The problem of organization is extremely difficult, it is really complex, because it contains in itself a contradiction, which sometimes becomes acute. All organizations and structures have conservative tendencies that arise from processes that serve to maintain the existing organization. But at the same time, the working class is given or needs revolutionary organizations, in order to fight and defeat the bourgeoisie, that is to destroy the capitalist system.
Argentinian workers, for example, built large and powerful trade unions, with which, for many years have been able to defend their standards of living, until in the last decade the crisis made it impossible. But this organization has put and continues to put a tremendous conservative weight on the Argentine proletariat. It allows extremely right-wing elements, the Peronist bureaucracy, to lead it, and for the moment, there is no revolutionary leadership in these unions, let alone a revolutionary workers party.
It is precisely because of this contradiction that the question of organization is so difficult. If indeed a revolutionary party is to be in the leadership of the mass movement, it becomes a problem of problems: “What organic relationship should exist between the party and the masses?”
The soviets (workers’, soldiers’ and peasants’ councils) are an organizational form of mass movement. They govern, with good or bad policies. The policy is very important, but without soviets we would not have been able to take power, no matter how good of a policy the Bolsheviks had. They are the military that mobilizes, in an organized way, the masses to take power and rule. But, at the same time, there is the party, which is the staff of the army,  that consolidates the most militant and conscious of the vanguard. And this raises a second problem: “What form of organization must the party have in order to be able to direct and to develop an increasingly close relationship with the soviets and the masses who are in them?”
The first problem, that of the organization of the masses, is in a certain way simpler than the second. The party can not invent nor impose organizational forms on the masses. They themselves create them. The great art of the Party is to discover them when the first symptoms appear and agitate to generalize them. Or, if they do not appear, to patiently advise the masses an organizational form that is appropriate for the situation and for the historical experience. Like this, we were able to raise the slogan for coordinating committees in 1975, relying on the historical experience of the interfabriles 20 years before. Or to raise the slogan today of military bodies of the COB and peasant Center in Bolivia, and for both mass organizations to take power, relying on the lessons of the 1952 revolution.
The problem of party organization, however, is in our hands. The masses can show incredible heroism and can construct magnificent revolutionary organizations to seize power. But if we do not move forward with our own organizational form, to allow us to build towards the highest level of these struggles and organizations, unless we are able to organize strongly, to structure with iron ties our influence and the sympathy that our policy and program evokes among the masses, we and the revolution are lost. There is the example of Bolivia: a lot of revolutionary struggle; sufficient organization of the masses to take and exercise power; a sufficient program … but the lack of the party as organizational structure with its roots firmly planted in the heart of the revolutionary masses. That is the great problem, of life and death to be resolved in Bolivia. And also in Argentina, even if in our party we are starting from a qualitatively superior situation and from a revolutionary pace that is slower than the objective reality.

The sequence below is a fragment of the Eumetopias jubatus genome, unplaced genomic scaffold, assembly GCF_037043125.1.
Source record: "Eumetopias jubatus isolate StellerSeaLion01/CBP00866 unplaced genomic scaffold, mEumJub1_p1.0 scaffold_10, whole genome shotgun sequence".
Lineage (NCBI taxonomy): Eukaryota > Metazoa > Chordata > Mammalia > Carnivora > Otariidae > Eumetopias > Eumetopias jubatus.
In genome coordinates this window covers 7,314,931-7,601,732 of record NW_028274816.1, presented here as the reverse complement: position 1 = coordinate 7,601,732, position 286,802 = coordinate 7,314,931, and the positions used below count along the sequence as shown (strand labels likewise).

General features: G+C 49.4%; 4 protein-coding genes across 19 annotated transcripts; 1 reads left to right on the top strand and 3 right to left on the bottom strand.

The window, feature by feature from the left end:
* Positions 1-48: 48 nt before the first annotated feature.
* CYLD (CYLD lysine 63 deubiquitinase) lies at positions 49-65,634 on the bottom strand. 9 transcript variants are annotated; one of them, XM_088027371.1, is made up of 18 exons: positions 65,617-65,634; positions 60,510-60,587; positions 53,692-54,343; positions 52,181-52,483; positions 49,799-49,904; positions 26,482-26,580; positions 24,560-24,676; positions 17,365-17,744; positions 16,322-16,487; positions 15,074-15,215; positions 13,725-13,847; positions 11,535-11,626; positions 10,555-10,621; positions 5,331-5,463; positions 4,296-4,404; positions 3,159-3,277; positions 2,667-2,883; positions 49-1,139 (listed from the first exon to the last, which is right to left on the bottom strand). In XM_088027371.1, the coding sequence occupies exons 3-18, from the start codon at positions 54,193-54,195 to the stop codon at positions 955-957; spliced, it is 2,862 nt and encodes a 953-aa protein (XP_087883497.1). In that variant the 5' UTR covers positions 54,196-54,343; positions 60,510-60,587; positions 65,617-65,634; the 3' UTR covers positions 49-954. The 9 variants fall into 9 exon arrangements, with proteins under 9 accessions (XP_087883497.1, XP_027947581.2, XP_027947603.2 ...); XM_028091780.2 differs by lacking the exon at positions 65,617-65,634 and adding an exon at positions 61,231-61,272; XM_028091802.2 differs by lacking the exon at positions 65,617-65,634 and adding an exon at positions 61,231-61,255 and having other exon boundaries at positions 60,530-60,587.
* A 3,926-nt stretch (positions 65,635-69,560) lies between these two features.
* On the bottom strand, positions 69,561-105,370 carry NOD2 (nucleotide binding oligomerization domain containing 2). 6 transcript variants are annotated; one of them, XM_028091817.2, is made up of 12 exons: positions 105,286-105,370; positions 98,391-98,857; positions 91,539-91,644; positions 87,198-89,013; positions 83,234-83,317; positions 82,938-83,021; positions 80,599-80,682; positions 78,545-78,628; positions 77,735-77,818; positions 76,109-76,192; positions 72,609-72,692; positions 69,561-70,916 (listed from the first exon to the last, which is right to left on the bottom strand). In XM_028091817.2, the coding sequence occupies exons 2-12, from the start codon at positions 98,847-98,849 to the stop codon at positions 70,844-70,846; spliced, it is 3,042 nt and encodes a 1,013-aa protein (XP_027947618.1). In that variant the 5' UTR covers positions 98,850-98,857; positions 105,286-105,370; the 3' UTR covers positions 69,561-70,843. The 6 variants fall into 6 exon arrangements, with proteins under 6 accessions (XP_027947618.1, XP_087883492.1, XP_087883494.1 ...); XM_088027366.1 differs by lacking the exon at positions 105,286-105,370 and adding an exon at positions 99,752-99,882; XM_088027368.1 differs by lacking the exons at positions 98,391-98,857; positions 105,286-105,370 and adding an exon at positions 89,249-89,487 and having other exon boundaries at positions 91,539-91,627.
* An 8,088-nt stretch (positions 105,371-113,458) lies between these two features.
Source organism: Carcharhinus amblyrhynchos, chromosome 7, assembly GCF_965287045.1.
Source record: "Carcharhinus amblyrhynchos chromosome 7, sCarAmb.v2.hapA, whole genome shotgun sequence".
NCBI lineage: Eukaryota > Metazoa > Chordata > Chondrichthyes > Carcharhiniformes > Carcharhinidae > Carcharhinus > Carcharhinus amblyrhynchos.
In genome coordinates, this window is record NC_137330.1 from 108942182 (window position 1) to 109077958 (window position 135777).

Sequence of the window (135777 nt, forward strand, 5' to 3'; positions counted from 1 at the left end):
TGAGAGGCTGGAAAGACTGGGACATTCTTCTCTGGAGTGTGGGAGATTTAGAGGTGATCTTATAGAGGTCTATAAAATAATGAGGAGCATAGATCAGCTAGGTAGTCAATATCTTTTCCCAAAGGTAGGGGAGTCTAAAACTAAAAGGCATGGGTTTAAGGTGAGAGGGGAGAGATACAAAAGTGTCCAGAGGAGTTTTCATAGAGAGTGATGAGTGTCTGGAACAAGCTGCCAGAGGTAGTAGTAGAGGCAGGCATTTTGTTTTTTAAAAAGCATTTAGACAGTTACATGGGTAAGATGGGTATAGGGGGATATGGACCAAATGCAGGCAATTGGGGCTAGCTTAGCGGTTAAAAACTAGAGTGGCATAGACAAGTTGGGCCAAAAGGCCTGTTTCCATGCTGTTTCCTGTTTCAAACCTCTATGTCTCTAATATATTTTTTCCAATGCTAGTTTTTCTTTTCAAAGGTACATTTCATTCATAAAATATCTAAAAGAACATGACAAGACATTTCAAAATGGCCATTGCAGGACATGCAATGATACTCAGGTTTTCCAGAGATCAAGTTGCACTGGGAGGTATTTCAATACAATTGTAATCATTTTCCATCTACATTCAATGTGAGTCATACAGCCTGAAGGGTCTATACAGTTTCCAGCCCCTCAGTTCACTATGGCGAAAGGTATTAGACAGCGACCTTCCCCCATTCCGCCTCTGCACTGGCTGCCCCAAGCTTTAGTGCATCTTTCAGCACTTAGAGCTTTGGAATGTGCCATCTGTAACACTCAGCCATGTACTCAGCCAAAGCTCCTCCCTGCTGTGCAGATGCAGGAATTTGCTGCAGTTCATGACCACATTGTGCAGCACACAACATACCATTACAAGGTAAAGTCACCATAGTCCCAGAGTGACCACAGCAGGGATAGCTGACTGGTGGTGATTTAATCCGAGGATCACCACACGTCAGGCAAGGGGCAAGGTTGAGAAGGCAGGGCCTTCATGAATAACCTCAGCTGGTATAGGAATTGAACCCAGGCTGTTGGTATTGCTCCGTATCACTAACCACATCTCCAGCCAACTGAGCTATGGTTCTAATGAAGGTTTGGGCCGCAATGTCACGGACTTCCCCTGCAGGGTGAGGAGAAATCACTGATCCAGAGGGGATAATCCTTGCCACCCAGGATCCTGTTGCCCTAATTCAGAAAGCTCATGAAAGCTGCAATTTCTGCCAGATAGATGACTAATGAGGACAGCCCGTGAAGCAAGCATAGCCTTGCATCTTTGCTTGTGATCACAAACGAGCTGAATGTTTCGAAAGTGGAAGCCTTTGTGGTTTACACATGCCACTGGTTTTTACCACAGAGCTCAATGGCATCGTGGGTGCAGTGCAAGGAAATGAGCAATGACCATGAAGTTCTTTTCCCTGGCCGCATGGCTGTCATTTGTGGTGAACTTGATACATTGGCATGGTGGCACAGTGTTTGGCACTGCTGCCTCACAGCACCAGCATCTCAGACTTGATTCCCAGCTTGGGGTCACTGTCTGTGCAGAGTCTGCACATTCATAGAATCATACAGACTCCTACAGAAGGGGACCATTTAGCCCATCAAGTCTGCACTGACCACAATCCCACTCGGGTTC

Changes In Mass Organizations
The labor and mass movements are constantly changing their organizational forms. There are changes that have to do with broad historical stages, and that express structural changes in the working class. For example, trade unions reflected a sector of the working class, specialized and much closer to its social and productive life to its craft than the modern highly concentrated industrial working class. The industrial sector unions reflect the latter.
There are changes, moreover, they have to do with the specific situation of the class struggle. If there is a retreat of the working class, it takes refuge in defensive organizations, the unions. In situations of extreme defeat, they can reach the point of organizing themselves into mutuals or cooperatives. But if they live through a revolutionary upsurge, sooner or later, organizational forms of power , like the Russian Soviets, the Chilean “industrial belts”, or the trade unions themselves change their character to transform themselves into organisms of power, like the Bolivian COB. At the same time, the class begins to organize military bodies.